English: Cloze Test for IBPS Clerk Exam – Set 96

Directions: In the passage given below there are 10 blanks, each followed by a word given in bold. Every blank has four alternative words given in options (A),(B),(C) and (D). You have to tell which word will best suit the respective blank. Mark (E) as your answer if the work given in bold after the blank is your answer i.e “No change required”.

The latest chapter in the “Star Wars” saga, “The Force Awakens”, was due to open in cinemas worldwide on December 16th, after The Economist went to press. Most fans will _1_ (stand) to watch nail-biting lightsaber duels and catch up on the lives of beloved characters. Economists, who can _2_ (pervert)the most exciting of material dull, will be more interested in the state of the galactic economy. Did the destruction of the Death Star at the end of the sixth film in the series trigger a massive financial crisis, as a recent paper* by Zachary Feinstein, a professor of financial engineering at Washington University in St Louis, speculates? What sort of structural reforms might the new _3_ (mend)government adopt?

While awaiting answers to these and other important questions, The Economist undertook an exhaustive, popcorn-fuelled examination of the first six episodes of the_4_(caption), in search of broad economic lessons. The “Star Wars” galaxy is both technologically advanced and economically stagnant, plagued by inequality and _5_ (docile) political institutions. It is not entirely alien, in other words. Though far, far away, it offers three important lessons for residents of the Milky Way.

The first is the value of trade: the freer the better. Fans moaned in dismay when the opening _6_ (disapprove) of the first _7_ (sequel) dwelt on the details of a trade dispute. Yet in the distant galaxy, as in this one, trade conflicts are a rich source of dramatic tension. Among the most important technologies in the “Star Wars” universe is the hyperdrive, which allows travellers to evade the constraints of relativity and travel fantastic distances in a_8_(colossal). Without the hyperdrive, moving between even the closest star systems would take years or decades, even assuming travel at near-luminal speeds—making trade difficult and costly.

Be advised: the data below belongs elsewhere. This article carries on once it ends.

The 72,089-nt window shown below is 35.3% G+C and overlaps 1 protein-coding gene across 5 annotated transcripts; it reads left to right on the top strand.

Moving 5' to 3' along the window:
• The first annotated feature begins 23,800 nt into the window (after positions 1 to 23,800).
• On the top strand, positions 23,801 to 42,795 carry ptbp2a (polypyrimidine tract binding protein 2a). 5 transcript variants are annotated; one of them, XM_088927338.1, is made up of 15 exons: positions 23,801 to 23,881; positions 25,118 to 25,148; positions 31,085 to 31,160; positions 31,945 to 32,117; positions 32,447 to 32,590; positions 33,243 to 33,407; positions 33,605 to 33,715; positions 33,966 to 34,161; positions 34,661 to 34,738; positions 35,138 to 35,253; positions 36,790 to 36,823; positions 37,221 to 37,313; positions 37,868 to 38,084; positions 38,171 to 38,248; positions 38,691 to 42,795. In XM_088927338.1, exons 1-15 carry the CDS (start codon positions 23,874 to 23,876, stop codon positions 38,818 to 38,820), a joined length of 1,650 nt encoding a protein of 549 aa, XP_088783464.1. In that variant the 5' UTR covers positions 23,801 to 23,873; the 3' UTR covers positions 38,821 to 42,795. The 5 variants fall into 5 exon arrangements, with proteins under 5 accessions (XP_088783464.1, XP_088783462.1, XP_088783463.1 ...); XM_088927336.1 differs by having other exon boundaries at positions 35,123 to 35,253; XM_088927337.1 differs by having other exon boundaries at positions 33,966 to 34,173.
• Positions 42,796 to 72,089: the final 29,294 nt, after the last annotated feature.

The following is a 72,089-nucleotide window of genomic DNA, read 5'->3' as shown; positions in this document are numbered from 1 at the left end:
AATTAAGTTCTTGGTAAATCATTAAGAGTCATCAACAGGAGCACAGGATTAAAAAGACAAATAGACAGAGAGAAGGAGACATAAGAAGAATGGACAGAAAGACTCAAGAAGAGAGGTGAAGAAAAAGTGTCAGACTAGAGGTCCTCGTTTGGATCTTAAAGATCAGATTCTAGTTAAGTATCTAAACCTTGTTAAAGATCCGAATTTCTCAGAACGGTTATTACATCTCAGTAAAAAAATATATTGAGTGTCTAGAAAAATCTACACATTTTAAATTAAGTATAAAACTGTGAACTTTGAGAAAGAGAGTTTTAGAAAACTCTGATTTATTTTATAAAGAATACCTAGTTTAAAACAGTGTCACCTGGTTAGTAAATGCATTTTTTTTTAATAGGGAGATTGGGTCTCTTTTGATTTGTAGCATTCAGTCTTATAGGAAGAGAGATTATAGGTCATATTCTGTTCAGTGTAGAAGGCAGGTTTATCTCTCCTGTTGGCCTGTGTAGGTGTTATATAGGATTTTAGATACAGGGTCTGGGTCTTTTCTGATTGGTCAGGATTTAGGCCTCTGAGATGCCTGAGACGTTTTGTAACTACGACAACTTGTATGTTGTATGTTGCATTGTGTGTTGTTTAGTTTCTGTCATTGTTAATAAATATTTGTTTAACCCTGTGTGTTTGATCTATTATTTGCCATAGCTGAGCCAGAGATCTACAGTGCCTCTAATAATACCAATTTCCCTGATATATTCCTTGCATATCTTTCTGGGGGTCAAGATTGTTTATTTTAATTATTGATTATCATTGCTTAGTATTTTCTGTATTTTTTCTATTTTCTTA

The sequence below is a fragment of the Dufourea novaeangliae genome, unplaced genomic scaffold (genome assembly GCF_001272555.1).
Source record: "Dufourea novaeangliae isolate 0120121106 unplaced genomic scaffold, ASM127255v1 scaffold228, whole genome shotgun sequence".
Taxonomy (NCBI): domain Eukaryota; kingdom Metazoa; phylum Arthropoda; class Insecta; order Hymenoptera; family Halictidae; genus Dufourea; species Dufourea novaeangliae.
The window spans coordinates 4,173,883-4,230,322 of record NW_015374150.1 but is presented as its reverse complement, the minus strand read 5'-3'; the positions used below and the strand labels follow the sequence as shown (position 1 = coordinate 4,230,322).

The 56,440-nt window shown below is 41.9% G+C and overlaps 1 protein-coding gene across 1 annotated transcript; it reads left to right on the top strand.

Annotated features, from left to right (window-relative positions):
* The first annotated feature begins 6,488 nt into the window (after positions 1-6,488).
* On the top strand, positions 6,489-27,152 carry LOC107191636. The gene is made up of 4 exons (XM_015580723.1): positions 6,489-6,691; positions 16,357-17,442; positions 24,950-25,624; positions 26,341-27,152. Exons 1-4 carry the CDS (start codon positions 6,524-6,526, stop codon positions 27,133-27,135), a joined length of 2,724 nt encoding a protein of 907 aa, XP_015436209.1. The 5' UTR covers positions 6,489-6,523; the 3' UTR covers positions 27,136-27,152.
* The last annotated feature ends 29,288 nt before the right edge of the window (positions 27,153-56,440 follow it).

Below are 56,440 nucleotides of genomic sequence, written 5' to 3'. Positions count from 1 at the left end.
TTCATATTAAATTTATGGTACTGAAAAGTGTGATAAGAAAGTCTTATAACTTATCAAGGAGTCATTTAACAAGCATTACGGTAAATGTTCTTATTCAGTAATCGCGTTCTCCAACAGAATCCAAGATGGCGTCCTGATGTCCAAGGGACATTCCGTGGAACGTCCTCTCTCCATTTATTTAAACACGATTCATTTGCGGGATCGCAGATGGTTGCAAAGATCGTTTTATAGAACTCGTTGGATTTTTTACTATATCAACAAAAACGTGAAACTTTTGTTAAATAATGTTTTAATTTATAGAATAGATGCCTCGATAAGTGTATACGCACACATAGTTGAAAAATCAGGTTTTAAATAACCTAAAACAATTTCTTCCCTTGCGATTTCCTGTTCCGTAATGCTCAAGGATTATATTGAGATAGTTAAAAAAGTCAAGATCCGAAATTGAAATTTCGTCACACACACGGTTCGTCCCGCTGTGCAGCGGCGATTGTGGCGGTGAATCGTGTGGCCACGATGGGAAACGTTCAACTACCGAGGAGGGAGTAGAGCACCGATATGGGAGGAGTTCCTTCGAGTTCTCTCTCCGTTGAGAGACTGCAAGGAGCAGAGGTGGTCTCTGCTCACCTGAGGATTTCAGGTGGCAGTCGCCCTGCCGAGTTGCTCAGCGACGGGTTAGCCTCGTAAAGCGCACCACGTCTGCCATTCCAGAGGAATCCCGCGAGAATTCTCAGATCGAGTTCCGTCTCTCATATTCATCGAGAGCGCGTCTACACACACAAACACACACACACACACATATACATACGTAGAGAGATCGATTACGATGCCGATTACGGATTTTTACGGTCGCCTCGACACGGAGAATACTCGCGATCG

Hyperdriven trade, in turn, enables a higher level of income per person than would be possible in a galaxy of planetary autarky. Some planets—those with a diversity of species and resources—would do well enough in a tradeless galaxy. But those like the desert planet Tatooine or the ice planet Hoth would be barren without the possibility of imports from other worlds.

Trade allows _9_ (buoyant) planets to specialise in the production of valuable commodities—minerals in Tatooine’s case. Others can turn their entire surface over to farming, or to urbanisation (the imperial capital, Coruscant, is a planet-sized city). Richly endowed planets gain by specialising in industries in which they enjoy the biggest comparative advantage, using some of the proceeds to obtain goods or services they are not quite as good at producing themselves. At the same time, trade allows bleaker planets to export what resources they have in exchange for the imports needed to make them habitable—food, most obviously.